Helene's shocking action in leaving her young son on a station platform seems inexplicable and unforgivable, until we read the rest of her story. Hers is a life typified by other emotionally traumatised families: broken and brutalised men and women driven mad by grief. Helene learns the only way to survive is to cut herself off from all feeling. That we feel empathy with her terrible decision makes the ending all the more heart-breaking.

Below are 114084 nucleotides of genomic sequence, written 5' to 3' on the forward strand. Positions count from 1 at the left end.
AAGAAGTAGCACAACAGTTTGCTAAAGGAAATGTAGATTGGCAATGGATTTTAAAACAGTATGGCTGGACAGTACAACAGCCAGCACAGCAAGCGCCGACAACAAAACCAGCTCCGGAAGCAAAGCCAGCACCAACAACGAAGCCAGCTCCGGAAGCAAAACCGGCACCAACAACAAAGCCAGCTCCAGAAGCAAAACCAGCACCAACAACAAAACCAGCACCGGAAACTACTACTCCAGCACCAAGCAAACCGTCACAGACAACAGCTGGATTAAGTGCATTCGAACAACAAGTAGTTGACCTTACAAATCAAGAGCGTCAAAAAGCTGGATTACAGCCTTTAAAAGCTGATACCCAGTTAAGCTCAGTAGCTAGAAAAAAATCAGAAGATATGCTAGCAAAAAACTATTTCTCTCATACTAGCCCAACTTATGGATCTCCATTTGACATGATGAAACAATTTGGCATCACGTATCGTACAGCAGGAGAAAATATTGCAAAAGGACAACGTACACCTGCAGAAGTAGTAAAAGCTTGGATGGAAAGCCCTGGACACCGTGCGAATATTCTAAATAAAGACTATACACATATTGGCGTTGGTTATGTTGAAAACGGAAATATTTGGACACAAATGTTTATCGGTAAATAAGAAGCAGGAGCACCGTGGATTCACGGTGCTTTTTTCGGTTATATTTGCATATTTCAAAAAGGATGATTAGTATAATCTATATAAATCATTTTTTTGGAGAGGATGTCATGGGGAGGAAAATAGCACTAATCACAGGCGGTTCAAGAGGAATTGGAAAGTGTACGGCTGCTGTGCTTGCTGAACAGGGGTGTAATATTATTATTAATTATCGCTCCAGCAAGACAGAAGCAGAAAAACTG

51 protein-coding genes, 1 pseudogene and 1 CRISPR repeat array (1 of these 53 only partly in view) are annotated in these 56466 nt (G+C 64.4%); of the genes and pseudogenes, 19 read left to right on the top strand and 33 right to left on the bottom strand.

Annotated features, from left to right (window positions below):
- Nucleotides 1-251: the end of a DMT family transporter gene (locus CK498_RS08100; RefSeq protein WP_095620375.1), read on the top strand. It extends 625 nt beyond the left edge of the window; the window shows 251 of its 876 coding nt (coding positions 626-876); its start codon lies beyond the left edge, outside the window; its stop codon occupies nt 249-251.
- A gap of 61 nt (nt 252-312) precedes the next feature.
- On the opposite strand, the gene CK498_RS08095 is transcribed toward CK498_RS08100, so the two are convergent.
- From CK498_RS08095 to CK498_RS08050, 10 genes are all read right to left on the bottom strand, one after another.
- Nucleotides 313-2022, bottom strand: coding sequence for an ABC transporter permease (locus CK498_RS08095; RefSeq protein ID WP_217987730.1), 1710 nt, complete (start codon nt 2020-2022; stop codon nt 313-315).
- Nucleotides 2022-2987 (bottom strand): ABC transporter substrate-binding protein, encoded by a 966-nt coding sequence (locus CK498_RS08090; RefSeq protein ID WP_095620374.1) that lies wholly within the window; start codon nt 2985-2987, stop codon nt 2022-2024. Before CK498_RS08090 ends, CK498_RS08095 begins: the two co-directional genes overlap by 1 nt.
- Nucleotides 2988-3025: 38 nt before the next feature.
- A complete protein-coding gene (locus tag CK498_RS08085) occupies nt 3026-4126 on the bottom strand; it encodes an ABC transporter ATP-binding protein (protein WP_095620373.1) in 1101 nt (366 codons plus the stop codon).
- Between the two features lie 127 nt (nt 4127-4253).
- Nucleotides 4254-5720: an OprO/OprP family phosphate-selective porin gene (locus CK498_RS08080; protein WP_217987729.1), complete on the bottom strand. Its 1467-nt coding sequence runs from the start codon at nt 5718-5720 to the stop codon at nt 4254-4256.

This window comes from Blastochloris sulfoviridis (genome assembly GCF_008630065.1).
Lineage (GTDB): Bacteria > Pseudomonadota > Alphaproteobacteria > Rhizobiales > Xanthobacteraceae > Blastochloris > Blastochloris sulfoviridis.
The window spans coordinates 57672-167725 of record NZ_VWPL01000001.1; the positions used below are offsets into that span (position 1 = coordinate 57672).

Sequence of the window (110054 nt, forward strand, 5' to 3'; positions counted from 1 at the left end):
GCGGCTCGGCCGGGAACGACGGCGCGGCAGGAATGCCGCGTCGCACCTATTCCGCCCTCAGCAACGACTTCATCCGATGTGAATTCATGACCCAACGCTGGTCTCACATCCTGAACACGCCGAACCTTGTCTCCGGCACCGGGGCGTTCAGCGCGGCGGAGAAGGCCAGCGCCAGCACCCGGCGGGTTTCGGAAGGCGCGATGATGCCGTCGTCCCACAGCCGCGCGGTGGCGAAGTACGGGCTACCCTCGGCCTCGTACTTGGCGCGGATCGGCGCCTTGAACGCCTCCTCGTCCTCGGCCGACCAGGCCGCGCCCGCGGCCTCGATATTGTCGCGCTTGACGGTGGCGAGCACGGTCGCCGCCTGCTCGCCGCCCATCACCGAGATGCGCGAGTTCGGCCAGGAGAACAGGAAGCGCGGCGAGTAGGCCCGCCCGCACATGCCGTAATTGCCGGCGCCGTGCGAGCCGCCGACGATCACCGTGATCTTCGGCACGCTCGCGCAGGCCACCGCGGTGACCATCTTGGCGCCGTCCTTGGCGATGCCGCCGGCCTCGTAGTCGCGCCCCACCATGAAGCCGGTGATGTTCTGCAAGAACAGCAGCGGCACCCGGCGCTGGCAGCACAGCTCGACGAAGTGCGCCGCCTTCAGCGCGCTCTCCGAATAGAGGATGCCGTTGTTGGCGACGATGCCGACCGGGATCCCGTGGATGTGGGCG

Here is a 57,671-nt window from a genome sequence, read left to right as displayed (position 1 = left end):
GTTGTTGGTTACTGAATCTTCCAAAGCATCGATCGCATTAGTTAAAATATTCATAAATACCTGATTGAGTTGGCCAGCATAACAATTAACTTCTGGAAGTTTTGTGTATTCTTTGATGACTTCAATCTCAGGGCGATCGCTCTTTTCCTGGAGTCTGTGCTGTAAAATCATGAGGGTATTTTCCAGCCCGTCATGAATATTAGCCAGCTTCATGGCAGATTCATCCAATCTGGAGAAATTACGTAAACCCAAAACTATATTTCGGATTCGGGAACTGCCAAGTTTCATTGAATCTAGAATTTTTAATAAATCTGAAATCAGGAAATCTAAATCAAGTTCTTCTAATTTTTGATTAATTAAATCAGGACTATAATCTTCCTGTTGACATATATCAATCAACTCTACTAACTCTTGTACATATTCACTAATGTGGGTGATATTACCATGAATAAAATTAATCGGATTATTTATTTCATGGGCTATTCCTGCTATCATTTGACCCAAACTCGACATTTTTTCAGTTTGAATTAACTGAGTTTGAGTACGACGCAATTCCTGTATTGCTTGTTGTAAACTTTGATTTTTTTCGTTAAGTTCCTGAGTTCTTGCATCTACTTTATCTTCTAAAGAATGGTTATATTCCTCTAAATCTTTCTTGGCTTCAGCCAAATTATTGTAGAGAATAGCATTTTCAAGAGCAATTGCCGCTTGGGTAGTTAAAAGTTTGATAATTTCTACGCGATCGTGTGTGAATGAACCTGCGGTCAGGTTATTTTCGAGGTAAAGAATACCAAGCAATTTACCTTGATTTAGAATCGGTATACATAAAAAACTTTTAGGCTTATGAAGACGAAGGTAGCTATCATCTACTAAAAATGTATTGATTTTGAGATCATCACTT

Was it the first time he had called her Helene? Her name sounded like a foreign word, coming from him. The displeasure with which he looked at her now made Helene feel very lonely. She lay in his marital bed, the blanket up to her chin, her fingers curved into cold claws under the bedclothes, claws that she couldn't open out even if she tried, she had to keep the covers firmly in place, hiding them, hiding her body from him. The burning between her legs wasn't too bad, she was in his marital bed, the bed he had bought for his marriage to a virgin, the bed in which he was planning to teach a virgin about love. What had he thought she was? What misunderstanding had brought them together in this bed?